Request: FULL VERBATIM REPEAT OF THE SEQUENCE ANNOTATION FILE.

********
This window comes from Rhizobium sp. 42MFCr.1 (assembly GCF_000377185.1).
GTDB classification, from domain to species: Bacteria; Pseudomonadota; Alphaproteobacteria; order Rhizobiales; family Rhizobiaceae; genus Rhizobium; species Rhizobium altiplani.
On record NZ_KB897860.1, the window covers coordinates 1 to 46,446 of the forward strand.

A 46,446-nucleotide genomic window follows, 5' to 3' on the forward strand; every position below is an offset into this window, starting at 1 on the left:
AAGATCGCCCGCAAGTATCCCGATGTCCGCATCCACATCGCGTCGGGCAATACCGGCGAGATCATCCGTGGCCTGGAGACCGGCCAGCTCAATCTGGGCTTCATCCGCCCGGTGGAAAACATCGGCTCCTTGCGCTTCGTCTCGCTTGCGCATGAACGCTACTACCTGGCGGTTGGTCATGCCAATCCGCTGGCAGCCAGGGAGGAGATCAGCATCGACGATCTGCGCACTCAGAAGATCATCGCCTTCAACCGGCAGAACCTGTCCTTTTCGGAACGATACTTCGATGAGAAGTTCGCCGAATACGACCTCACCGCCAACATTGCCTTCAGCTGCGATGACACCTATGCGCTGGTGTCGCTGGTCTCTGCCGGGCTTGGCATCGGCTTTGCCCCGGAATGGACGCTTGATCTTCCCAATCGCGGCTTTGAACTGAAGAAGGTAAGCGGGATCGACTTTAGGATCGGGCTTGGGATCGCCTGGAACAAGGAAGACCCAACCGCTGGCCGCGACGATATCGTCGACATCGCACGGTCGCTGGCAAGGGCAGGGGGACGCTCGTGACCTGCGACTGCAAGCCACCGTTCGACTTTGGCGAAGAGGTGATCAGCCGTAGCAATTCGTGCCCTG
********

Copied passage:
This window comes from Rhizobium sp. 42MFCr.1 (assembly GCF_000377185.1).
GTDB classification, from domain to species: Bacteria; Pseudomonadota; Alphaproteobacteria; order Rhizobiales; family Rhizobiaceae; genus Rhizobium; species Rhizobium altiplani.
On record NZ_KB897860.1, the window covers coordinates 1 to 46,446 of the forward strand.

A 46,446-nucleotide genomic window follows, 5' to 3' on the forward strand; every position below is an offset into this window, starting at 1 on the left:
AAGATCGCCCGCAAGTATCCCGATGTCCGCATCCACATCGCGTCGGGCAATACCGGCGAGATCATCCGTGGCCTGGAGACCGGCCAGCTCAATCTGGGCTTCATCCGCCCGGTGGAAAACATCGGCTCCTTGCGCTTCGTCTCGCTTGCGCATGAACGCTACTACCTGGCGGTTGGTCATGCCAATCCGCTGGCAGCCAGGGAGGAGATCAGCATCGACGATCTGCGCACTCAGAAGATCATCGCCTTCAACCGGCAGAACCTGTCCTTTTCGGAACGATACTTCGATGAGAAGTTCGCCGAATACGACCTCACCGCCAACATTGCCTTCAGCTGCGATGACACCTATGCGCTGGTGTCGCTGGTCTCTGCCGGGCTTGGCATCGGCTTTGCCCCGGAATGGACGCTTGATCTTCCCAATCGCGGCTTTGAACTGAAGAAGGTAAGCGGGATCGACTTTAGGATCGGGCTTGGGATCGCCTGGAACAAGGAAGACCCAACCGCTGGCCGCGACGATATCGTCGACATCGCACGGTCGCTGGCAAGGGCAGGGGGACGCTCGTGACCTGCGACTGCAAGCCACCGTTCGACTTTGGCGAAGAGGTGATCAGCCGTAGCAATTCGTGCCCTG